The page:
October 21, 2003

Insiders Fuel Internet Movie Piracy

The movie industry has long claimed that piracy on the Internet is largely the result of digital video cameras in movie theaters and copies of commercially available DVDs. As the argument goes, copies of recent movies obtained from video cameras are of poor quality and thus of little use to the discerning moviegoer. The industry further claims that lost sales due to pirated versions of commercially available DVDs are significantly impacting their profitability. The argument being circulated in legislative circles states that more must be done to protect the industry from unethical elements of the general public.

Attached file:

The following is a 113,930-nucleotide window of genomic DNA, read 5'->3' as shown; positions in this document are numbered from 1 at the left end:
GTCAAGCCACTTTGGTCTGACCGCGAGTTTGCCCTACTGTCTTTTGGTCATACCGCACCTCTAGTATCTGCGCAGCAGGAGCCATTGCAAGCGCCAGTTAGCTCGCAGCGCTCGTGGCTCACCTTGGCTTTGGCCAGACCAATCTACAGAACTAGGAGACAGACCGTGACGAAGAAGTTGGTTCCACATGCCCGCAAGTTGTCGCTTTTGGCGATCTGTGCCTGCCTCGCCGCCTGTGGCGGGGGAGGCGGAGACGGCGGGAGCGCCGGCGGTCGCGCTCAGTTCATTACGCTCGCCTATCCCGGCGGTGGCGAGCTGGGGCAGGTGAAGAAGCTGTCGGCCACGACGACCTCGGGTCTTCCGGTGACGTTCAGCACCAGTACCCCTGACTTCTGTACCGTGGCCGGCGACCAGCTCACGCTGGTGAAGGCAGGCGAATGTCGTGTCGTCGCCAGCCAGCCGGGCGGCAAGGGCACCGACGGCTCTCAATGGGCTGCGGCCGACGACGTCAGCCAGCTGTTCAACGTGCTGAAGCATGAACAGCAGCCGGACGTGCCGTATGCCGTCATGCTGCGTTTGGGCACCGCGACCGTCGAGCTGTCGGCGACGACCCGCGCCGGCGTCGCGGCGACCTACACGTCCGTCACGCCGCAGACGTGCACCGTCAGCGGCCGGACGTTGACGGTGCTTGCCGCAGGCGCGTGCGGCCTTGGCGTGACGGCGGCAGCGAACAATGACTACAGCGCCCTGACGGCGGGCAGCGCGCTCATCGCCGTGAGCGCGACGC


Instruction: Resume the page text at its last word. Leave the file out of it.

A recent study conducted at AT&T Research seems to cast movie piracy in a different light. The study found that high quality (e.g., DVD) copies of movies are showing up on file sharing networks shortly after, and in some cases prior to, theatrical release. In one of the more surprising results, 77% of these samples appear to have been leaked by industry insiders. Indeed, of the movies that had been released on DVD, only 5% first appeared after their DVD release date. This indicates that consumer DVD copying currently represents a relatively minor factor compared with insider leaks. The study concludes with a brief analysis of the movie production and distribution process and offers recommendations for reducing vulnerability to insider threats.

Posted by Patrick McDaniel at October 21, 2003 07:31 AM